Why I Don’t Buy Small-Cap Biotech Stocks

Folks, I never invest directly in small-cap biotech stocks… And neither should you.

The stories involving these stocks often read like horror novels…

Failed drug therapies, fraud, and even death are a few things that come to mind. And when any of this bad news happens… the stocks get crushed.

But the thing is, these events are all hard to predict. That’s why I stay away from these types of stocks.

For me, it’s all about the risk-to-reward ratio. If I don’t see an asymmetric risk setup, I’ll look elsewhere.

Specifically, I look for trades in which the potential reward is at least 2 times the downside risk.

And since the uncertainty with small-cap biotech stocks is much higher, I expect an even better risk-to-reward ratio. The potential reward needs to be 3 times – or even 4 times, in some cases.

These types of stocks are popular with investors right now. After selling off for much of the past year, they’re currently soaring. Almost everybody wants to get in on this hot trend.

But unfortunately, many investors will fall into a classic trap.

Today, we’ll take a closer look at this trap. And I’ll detail what you can do to avoid it…

The biggest issue is company size…

Many biotech firms are small. And I mean really small.

We’re talking about “penny stocks” in many cases. Dozens of these companies don’t even have any sales. And if they do have any sales, their market caps can be 20, 30, or even 50 times sales.

That means they’re way too expensive.

I get nervous even writing about these stocks. So don’t think for a second that I’ll share any names. Just a mention to a large audience can send the share price on a roller-coaster ride.

On the flip side, larger biotech companies can provide great opportunities for investors…

For example, last Thursday, I pointed out a developing opportunity in large-cap biotech company Biogen (BIIB).

Biogen’s chart is starting to look attractive from a technical basis. And the company has a large market cap of $31 billion and sales of $10 billion.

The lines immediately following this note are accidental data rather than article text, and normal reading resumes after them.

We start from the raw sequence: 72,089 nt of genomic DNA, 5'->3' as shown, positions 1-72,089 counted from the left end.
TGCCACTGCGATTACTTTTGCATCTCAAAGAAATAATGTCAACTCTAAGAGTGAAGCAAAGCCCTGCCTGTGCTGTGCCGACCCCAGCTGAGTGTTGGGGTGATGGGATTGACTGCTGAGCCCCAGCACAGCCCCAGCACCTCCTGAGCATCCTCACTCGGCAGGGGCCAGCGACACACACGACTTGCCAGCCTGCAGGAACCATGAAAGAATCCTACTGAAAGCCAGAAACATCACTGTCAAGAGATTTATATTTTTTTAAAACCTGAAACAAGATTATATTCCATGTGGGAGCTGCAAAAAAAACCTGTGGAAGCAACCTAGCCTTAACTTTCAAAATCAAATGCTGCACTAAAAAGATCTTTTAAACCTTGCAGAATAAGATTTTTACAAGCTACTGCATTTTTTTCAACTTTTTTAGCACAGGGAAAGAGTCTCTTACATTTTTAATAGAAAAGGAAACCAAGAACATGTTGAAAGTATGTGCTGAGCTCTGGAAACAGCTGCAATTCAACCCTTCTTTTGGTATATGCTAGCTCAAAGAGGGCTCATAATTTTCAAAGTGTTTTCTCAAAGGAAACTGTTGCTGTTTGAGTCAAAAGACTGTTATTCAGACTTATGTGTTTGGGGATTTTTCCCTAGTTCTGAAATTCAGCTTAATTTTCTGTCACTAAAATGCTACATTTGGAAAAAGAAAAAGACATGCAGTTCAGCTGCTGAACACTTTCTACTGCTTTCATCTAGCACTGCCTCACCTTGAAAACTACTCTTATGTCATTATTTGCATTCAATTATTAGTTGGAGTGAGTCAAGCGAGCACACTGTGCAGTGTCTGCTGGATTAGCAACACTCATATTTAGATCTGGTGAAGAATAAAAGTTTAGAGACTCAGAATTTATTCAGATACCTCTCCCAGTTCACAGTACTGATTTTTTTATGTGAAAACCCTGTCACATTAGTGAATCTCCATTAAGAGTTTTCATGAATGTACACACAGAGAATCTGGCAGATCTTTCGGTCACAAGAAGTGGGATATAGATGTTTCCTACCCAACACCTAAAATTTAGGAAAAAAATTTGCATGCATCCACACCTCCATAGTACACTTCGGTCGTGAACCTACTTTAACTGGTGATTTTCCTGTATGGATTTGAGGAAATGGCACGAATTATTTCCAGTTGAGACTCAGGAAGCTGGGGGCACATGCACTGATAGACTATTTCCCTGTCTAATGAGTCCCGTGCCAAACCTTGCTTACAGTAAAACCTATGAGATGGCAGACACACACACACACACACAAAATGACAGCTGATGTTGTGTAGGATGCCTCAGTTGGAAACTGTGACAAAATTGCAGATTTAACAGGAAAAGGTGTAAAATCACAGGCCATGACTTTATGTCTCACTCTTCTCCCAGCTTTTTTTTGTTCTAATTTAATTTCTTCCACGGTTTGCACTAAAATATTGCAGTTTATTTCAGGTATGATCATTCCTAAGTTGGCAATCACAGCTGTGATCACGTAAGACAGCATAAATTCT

Do the math. That means the stock currently trades at about 3 times sales.

That’s within the realm of reason.

And fortunately, there’s another easy way to play the new, developing trend higher in biotech. You can simply use an exchange-traded fund (“ETF”)…

ETFs are a terrific way to gain exposure to this sector and not lose any sleep at night.

One ETF that came up in my research has more than $7 billion invested in it.

It’s the SPDR S&P Biotech Fund (XBI). Just look at the chart…

Everything is setting up nicely…

Like Biogen, XBI has a “bullish” setup on a technical basis. You can see what I mean with the relative strength indicator in the above chart. Notice the shift to green in July.

A stop loss at $75 per share means the downside risk would be roughly 19% from XBI’s current share price ($92.30). So the upside reward would need to be about 38% to get to my 2-to-1 risk-to-reward ratio.

That would put the target for the ETF at about $127 per share. That’s about where it traded last November.

Better still, this ETF earns a “bullish” overall rating from the Power Gauge today. And the Chaikin Money Flow indicator is firmly in the green zone, too. That tells us the “smart money” is piling into this opportunity right now.

An ETF like XBI can help you diversify in a risky sector like biotech. It gives you meaningful exposure to the space. And when biotech stocks work out, they can be very profitable.

Look for signs of opportunity, use our process, and stay disciplined by not taking too much risk. In the biotech space today, you can do that by avoiding the small-cap trap.

Good investing,

Pete Carmasino

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